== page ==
I think that Ben Bernanke and the Federal Reserve generally have done a pretty good job managing the fallout from the financial crisis in 2008.
But — despite ample warnings from credible analysts for a period of years — Greenspan and the Fed simply whiffed on the housing bubble even as it was inflating dramatically.
Such overconfidence sounds awfully similar to that of small time investors who threw money away on doomed projects. But those investors were taking cues from their lenders, who were taking cues from the Fed, etc., etc.
All those smart people couldn’t be wrong, could they?
Of course, as it turns out, those smart people were very wrong, and today’s release of Fed notes from 2006 gives us a glimpse at the hubris. Again, let me note that by the time these notes were being taken, there were plenty of analysts warning of a possible financial crisis and clearly stating why a collapsing housing market would drag down the rest of the economy.
From Greenspan image tarnished by newly released documents in the Washington Post:
The Thursday release of transcripts of Fed meetings in 2006 shows that top leaders of the Fed — several of whom continue to hold key positions today — had a limited awareness of the gravity of the threat that the weakness in the housing market posed to the rest of the economy. And they had what turned out to be an excessive optimism about how well things would turn out.
In his first meeting as Fed chairman, Ben S. Bernanke noted that the housing market was causing some uncertainty, but that he “was reassured to hear that most participants think that a decline in housing will be cushioned by strong fundamentals in terms of income, jobs, and continuing low interest rates.”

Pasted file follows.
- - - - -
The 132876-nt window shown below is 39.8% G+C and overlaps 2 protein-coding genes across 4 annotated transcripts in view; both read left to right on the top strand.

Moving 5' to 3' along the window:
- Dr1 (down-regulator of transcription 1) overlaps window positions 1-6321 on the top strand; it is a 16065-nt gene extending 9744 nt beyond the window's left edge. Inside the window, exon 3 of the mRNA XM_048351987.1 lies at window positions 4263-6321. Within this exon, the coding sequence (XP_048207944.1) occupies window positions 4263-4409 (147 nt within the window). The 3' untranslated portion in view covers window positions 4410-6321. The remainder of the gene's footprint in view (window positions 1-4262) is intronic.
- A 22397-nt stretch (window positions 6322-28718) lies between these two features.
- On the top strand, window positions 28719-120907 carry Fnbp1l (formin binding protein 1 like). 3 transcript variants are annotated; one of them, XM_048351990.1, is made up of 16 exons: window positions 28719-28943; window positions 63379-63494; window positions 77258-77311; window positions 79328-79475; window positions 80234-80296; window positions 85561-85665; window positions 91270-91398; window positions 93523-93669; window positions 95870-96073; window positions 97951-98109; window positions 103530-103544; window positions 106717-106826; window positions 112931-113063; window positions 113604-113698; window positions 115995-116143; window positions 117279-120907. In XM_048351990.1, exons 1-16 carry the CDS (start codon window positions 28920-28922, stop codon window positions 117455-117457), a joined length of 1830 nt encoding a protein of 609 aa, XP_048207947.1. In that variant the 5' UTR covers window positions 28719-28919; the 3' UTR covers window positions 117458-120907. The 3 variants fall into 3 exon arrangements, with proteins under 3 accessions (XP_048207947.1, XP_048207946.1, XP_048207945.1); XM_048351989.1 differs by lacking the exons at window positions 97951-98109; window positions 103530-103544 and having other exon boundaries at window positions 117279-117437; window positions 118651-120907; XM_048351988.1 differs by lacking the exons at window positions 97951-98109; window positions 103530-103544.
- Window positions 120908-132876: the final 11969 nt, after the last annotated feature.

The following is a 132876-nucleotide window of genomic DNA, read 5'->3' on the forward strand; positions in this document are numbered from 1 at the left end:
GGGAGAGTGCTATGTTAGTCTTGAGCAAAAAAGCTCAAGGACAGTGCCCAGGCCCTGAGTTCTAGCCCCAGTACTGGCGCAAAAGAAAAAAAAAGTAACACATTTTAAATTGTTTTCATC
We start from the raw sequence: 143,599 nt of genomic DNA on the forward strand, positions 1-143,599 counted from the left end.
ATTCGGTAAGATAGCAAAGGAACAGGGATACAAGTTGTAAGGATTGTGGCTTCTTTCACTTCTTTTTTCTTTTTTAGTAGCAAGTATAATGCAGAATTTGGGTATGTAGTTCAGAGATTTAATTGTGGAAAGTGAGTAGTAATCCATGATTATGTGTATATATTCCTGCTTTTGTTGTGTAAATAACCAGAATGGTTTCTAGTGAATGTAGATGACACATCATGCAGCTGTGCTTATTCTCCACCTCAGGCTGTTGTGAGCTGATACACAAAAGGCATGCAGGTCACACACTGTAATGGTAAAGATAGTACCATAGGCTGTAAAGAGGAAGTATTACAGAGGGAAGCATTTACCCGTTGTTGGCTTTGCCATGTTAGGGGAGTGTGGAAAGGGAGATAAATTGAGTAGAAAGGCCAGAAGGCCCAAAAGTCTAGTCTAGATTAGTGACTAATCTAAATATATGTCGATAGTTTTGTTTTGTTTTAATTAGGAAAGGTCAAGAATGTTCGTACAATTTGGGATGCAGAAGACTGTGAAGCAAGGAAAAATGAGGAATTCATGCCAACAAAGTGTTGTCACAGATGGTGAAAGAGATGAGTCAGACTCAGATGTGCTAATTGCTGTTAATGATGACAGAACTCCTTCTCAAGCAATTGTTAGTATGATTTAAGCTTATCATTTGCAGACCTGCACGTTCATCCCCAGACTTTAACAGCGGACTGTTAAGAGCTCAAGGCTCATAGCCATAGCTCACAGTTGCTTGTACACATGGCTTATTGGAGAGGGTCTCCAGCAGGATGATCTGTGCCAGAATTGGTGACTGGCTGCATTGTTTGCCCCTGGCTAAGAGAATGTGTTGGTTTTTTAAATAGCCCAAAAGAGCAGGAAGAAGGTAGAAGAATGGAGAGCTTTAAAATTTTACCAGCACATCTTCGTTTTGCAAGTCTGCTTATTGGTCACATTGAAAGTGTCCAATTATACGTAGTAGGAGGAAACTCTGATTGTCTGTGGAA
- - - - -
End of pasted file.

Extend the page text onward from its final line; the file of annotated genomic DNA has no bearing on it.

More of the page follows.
He agreed with that view, saying “strong fundamentals support a relatively soft landing in housing.” He pointed out that residential investment represents just 6 percent of the economy. “I think it would take a very strong decline in the housing market to substantially derail the strong momentum for growth that we are currently seeing in the economy.”
The year 2006 started out with adulation all around for Greenspan. Roger Ferguson, the Fed vice chair and current head of TIAA-CREF, called him a “monetary policy Yoda.”
Janet Yellen, then president of the Federal Reserve Bank of San Francisco and now vice chair of the Fed, told Greenspan “that the situation you’re handing off to your successor is a lot like a tennis racquet with a gigantic sweet spot.”
Throughout the year, the Fed was slow to realize what was happening in the housing market and the threats it posed, as borrowers who took on risky subprime loans defaulted, causing foreclosures.
A Fed economist reported in a 2006 meeting that “we have not seen — and don’t expect — a broad deterioration in mortgage credit quality.” That turned out to be incorrect.